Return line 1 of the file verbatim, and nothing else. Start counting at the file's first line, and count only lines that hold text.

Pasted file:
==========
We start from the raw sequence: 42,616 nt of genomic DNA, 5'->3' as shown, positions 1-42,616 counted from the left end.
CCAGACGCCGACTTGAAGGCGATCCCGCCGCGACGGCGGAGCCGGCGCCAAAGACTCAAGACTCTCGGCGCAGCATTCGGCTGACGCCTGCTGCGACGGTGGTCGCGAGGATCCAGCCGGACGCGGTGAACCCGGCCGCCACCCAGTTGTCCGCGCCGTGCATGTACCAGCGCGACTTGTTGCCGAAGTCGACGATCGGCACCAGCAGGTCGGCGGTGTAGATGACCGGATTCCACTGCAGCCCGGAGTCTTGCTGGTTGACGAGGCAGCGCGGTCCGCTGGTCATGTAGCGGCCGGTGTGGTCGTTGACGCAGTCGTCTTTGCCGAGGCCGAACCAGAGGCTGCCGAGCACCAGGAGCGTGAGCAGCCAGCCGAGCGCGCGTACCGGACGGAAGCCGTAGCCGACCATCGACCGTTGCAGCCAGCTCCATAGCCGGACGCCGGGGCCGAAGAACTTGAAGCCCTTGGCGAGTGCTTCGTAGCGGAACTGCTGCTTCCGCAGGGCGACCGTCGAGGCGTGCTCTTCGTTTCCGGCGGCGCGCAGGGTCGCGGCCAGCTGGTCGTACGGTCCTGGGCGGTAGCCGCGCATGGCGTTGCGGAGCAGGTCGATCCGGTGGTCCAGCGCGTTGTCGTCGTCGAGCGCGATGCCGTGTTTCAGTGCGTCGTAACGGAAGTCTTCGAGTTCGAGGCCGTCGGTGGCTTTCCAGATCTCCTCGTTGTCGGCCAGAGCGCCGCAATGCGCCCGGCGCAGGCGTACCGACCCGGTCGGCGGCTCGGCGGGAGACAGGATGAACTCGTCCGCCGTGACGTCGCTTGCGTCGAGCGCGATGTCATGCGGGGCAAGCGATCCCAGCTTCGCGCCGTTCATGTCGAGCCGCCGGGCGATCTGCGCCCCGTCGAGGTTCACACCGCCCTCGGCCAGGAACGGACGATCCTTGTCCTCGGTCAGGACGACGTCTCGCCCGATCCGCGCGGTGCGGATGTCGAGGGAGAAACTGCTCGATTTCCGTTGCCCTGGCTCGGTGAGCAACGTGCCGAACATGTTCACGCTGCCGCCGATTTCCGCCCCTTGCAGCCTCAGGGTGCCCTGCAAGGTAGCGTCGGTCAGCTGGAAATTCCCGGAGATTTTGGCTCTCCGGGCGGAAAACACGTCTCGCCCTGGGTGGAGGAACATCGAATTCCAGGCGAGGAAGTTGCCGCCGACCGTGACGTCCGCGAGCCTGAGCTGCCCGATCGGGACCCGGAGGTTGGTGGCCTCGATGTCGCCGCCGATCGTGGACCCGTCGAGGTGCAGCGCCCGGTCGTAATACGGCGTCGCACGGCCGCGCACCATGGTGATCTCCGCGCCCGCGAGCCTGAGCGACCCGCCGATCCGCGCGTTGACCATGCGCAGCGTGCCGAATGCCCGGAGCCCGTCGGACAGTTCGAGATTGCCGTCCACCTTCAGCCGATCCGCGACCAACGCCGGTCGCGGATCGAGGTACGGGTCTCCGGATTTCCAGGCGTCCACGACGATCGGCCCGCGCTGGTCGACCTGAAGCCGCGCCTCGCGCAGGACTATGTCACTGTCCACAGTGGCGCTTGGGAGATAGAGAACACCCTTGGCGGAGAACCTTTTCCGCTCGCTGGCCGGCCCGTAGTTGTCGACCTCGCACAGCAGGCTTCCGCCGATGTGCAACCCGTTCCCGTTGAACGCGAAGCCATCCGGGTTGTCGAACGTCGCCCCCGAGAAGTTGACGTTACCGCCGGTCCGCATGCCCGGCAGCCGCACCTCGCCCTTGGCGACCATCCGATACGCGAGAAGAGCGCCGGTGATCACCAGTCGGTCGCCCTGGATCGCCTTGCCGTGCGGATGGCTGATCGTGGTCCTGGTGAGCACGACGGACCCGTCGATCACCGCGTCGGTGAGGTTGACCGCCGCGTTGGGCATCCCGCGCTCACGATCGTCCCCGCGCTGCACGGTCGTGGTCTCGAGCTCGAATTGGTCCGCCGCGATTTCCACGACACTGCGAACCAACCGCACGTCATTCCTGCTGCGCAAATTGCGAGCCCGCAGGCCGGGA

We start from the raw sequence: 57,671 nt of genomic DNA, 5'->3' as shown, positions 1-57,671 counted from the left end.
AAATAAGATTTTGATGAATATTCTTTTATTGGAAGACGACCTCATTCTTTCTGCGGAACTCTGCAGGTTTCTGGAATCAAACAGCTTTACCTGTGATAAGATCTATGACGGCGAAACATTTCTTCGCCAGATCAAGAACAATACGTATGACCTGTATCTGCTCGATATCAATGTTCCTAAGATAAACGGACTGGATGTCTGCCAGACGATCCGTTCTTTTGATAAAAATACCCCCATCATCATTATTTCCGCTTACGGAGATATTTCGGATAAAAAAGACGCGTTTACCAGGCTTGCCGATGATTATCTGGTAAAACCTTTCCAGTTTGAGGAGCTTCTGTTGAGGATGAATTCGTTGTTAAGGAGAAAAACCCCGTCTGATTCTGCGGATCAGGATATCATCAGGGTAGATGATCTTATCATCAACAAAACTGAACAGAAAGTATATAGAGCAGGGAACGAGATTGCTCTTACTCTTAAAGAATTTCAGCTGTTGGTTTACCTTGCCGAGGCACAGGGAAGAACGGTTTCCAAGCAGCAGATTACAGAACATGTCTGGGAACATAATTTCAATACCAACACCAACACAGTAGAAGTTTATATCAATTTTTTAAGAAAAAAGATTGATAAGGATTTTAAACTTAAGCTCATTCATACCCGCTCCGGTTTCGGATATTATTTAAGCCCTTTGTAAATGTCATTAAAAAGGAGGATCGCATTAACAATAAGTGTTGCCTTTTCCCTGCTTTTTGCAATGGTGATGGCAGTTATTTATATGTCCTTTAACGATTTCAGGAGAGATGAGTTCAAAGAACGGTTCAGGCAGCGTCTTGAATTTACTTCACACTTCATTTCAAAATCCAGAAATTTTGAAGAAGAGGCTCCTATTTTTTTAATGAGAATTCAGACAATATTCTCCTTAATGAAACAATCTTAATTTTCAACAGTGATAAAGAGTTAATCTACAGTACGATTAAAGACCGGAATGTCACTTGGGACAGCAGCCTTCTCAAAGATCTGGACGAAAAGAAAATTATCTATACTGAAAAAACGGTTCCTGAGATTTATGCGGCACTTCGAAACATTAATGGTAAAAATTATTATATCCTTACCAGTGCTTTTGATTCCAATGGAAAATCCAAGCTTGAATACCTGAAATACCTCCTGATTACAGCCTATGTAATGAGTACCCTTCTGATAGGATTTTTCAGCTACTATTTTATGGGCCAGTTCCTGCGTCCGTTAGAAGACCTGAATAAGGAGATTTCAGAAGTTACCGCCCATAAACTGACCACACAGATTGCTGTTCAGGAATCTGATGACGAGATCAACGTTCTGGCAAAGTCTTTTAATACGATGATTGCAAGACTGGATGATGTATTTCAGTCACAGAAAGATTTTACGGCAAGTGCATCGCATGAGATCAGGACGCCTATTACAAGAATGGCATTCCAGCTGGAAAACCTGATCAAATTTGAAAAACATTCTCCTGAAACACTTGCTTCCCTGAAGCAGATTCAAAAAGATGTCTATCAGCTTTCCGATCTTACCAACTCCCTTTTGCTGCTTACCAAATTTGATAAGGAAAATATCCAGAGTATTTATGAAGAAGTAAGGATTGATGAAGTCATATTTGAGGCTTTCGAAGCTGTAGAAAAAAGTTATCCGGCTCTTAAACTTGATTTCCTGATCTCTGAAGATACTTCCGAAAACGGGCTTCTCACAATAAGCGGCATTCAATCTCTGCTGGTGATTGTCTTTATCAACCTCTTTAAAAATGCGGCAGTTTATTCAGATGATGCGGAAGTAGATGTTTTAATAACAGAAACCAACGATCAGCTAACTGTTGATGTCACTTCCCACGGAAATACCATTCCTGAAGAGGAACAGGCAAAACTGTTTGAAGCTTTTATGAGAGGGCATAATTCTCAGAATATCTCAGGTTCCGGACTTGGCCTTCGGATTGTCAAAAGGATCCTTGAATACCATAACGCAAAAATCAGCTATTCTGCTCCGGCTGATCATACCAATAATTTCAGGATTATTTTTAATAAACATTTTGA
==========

We start from the raw sequence: 42,616 nt of genomic DNA, 5'->3' as shown, positions 1-42,616 counted from the left end.